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I imagine this one is a rather religious debate, but I am going to try it anyway:

I was watching some videos posted by NY Bee Wellness, specifically one which was a presentation by Dr. Lawrence John Connor. While the majority of what he had to say was somewhat well agreed-upon, towards the end during Q&A is where either strange beliefs, or perhaps stubbornness took over for Dr. Connor.

Specifically, someone asked about Varroa management, and he simply stated "I'm not going to talk about that."

I've started all of two threads here plus my introduction thread, so I have not exactly been around the block many times. I also don't keep bees yet. That said, my desire to be able to keep bees without needing to treat (which is different than not treating bees) was met with some ... friction here? The friction was certainly well-intended and I did not take it in any but the most positive manner. But that said, it "seems like" that there are Varroa mites and they can be a problem seems pretty well accepted, even by those who say they don't have a problem with them. I think the staunchest "no treatment" keepers will agree that there are people for whom mites are a problem.

So, why then does Dr. Conner not want to talk about it? Is it because it is such a polarizing subject? Is it because it was towards the end of the presentation and he felt there wasn't enough time? When I search Dr. Google for "lawrence john connor varroa management" I am not met with a lot of information. Certainly, nothing one would expect to see with all of the books he's written. One book in which he implies "the option of wintering nucleus colonies" will help control mites and another where selective breeding is the answer.

To be clear I think both of these can be tools, but why is that all I see?

The question I am left with after blathering on about all that is relatively simple: Can I trust what he's got to say, or do I send my money elsewhere for someone else's books? Maybe I'm misjudging him, in which case I expect Cunningham's Law will right things immediately. :)
 

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Dr. Connor is a fairly well-respected researcher. He and Dewey Caron have co-authored a book that is taught to entomology students in college courses. He is no lightweight. He can also be quite gruff. I have met him a few times. He is nice enough, but is rather direct.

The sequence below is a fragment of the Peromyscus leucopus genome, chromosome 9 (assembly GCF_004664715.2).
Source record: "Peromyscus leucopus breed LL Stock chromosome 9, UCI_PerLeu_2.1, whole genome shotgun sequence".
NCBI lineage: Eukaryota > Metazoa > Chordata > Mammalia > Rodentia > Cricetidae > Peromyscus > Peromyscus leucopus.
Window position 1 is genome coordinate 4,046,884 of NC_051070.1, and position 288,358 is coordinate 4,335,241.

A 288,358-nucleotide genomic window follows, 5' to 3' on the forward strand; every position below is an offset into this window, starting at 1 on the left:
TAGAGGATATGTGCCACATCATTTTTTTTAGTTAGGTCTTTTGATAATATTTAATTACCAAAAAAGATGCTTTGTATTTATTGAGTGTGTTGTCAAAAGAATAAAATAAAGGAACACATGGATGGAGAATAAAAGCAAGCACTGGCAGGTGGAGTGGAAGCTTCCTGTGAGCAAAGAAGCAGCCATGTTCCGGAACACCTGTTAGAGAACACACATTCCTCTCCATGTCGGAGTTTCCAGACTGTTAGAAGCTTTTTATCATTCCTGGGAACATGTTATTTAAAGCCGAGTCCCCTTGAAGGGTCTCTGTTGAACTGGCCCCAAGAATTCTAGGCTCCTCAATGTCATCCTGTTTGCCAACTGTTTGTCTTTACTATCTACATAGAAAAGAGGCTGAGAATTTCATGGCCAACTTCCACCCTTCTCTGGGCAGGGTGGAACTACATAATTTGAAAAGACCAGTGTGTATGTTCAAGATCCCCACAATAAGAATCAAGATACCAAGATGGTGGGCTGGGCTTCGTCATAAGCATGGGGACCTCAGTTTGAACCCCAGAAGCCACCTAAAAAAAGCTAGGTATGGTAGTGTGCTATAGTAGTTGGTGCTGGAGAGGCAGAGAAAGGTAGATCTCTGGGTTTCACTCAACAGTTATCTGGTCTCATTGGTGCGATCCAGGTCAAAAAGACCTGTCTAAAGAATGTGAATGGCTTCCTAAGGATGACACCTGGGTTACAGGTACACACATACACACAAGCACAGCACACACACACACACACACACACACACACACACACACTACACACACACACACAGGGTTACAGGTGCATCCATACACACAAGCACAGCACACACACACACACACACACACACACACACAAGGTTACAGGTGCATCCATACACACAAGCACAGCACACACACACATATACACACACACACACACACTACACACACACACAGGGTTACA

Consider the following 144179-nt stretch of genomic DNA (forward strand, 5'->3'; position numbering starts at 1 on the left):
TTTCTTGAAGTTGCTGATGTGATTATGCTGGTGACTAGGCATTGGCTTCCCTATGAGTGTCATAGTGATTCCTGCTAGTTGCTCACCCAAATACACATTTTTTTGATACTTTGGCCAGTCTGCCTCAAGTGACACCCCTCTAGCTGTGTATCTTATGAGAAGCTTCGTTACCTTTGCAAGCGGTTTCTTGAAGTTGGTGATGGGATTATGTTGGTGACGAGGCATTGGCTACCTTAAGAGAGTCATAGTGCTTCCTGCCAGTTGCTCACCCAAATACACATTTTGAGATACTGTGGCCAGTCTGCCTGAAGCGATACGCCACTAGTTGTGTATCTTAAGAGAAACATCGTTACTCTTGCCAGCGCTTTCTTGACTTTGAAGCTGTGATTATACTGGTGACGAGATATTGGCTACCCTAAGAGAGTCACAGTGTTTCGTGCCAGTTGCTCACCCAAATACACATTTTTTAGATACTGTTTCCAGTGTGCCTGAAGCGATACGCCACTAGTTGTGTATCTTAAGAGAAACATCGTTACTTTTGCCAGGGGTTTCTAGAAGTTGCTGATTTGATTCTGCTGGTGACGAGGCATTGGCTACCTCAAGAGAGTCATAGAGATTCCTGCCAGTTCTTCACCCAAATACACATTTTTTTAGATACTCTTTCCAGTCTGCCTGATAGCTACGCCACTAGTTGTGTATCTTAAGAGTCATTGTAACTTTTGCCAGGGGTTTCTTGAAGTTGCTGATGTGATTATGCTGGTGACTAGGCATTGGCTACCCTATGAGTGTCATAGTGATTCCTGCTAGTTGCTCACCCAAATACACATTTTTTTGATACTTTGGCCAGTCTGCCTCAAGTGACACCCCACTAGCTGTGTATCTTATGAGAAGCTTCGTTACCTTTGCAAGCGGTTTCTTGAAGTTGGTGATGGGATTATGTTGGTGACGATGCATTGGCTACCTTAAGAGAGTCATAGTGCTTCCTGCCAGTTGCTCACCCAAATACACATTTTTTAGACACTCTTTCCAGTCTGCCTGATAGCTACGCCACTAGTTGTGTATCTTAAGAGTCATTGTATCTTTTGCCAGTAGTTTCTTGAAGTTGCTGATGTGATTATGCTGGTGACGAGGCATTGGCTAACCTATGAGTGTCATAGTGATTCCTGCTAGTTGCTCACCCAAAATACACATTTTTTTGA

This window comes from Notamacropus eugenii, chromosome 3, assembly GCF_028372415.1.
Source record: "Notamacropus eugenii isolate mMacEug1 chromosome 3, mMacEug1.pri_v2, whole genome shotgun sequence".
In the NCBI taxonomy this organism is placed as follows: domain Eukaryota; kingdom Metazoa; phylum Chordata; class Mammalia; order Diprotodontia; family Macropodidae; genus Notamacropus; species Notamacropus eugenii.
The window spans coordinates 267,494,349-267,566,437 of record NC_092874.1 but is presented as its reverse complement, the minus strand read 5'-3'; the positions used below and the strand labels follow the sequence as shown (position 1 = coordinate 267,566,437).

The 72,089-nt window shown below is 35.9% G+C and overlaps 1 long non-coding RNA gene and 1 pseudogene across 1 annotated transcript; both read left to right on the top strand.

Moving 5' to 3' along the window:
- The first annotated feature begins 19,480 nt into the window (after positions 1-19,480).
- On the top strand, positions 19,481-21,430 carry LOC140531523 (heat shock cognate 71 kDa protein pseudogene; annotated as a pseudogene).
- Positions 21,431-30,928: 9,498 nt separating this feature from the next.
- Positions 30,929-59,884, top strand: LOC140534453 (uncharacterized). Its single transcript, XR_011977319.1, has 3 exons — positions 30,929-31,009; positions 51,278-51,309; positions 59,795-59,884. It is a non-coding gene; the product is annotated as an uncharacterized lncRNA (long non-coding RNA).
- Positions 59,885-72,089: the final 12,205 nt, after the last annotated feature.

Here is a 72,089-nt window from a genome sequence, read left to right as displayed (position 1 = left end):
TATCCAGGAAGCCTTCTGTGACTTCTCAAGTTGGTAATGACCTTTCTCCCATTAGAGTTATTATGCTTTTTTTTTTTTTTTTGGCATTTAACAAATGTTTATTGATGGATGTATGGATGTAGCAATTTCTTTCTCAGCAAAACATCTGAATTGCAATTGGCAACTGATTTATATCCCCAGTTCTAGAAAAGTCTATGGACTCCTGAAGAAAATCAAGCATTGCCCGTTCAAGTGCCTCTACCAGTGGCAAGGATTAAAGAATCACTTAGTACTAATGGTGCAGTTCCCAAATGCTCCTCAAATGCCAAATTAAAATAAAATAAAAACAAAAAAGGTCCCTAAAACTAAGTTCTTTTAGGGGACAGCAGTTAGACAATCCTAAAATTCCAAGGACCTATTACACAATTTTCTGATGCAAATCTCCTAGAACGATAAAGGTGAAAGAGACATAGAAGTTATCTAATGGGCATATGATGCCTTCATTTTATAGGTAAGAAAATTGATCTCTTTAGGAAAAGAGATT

Dr. Connor is not only an author but a book publisher and owner of WicWas Press. He is in the business of selling books now. However, that should not be taken to diminish his career and research. I respect him and trust what he says. That does not always mean he is correct or is above throwing out anecdotal observations he thinks he has seen that have not been proven through rigorous scientific study.

If you want to have a good conversation about treatment-free beekeeping, there is a sub-forum for those conversations. The rest of the members are not supposed to attack folks there. I make no promises.

Based on your signature, I thank you for your service.
 

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trust every one but verify. :)
you will soon find out talk to 10 keepers and 10 different ways to do something, combine a couple and now you are at 11.

season and location can mean a lot, one would not "wrap/insulate" hives in Texas, but in North Dakoda maybe a must. feeding for me is an almost never, as there are not many dearth's here some places don't feed,, bees die. Add in the race variations and no two places will be the same.
Wait till you have bees in 2 places, the honey tastes different ,they winter different ETC, in a 25 mile difference.

each speaks from their frame of reference, in their locale and with the race of bee they have they are likely correct.
so in my mind every one speaks truth, but will it work for me, here, with my bees. those ideas that I feel have merit I try.
if it fails it does not make them a liar it makes the tactic here not work due to my locale.

try not to be a purest, keep bees any old way till you find your path then follow it.
IMO poring over "maps" with out bees is at some point sifting the white stuff out of chicken ****t.